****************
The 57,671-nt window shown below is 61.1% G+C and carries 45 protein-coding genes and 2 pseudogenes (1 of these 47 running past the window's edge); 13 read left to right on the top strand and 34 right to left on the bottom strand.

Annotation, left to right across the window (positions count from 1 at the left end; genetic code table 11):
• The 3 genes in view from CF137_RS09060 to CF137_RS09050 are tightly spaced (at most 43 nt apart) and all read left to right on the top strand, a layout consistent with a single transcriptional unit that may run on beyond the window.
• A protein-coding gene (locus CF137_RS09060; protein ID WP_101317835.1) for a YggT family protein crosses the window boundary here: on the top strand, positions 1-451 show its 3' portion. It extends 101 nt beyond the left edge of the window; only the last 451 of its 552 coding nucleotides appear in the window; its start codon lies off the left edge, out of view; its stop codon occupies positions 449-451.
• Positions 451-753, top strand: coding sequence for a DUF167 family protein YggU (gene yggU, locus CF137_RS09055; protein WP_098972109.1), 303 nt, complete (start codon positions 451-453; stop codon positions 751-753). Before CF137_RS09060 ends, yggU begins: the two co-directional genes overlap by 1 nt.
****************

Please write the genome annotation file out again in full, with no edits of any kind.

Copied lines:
The 57,671-nt window shown below is 61.1% G+C and carries 45 protein-coding genes and 2 pseudogenes (1 of these 47 running past the window's edge); 13 read left to right on the top strand and 34 right to left on the bottom strand.

Annotation, left to right across the window (positions count from 1 at the left end; genetic code table 11):
• The 3 genes in view from CF137_RS09060 to CF137_RS09050 are tightly spaced (at most 43 nt apart) and all read left to right on the top strand, a layout consistent with a single transcriptional unit that may run on beyond the window.
• A protein-coding gene (locus CF137_RS09060; protein ID WP_101317835.1) for a YggT family protein crosses the window boundary here: on the top strand, positions 1-451 show its 3' portion. It extends 101 nt beyond the left edge of the window; only the last 451 of its 552 coding nucleotides appear in the window; its start codon lies off the left edge, out of view; its stop codon occupies positions 449-451.
• Positions 451-753, top strand: coding sequence for a DUF167 family protein YggU (gene yggU, locus CF137_RS09055; protein WP_098972109.1), 303 nt, complete (start codon positions 451-453; stop codon positions 751-753). Before CF137_RS09060 ends, yggU begins: the two co-directional genes overlap by 1 nt.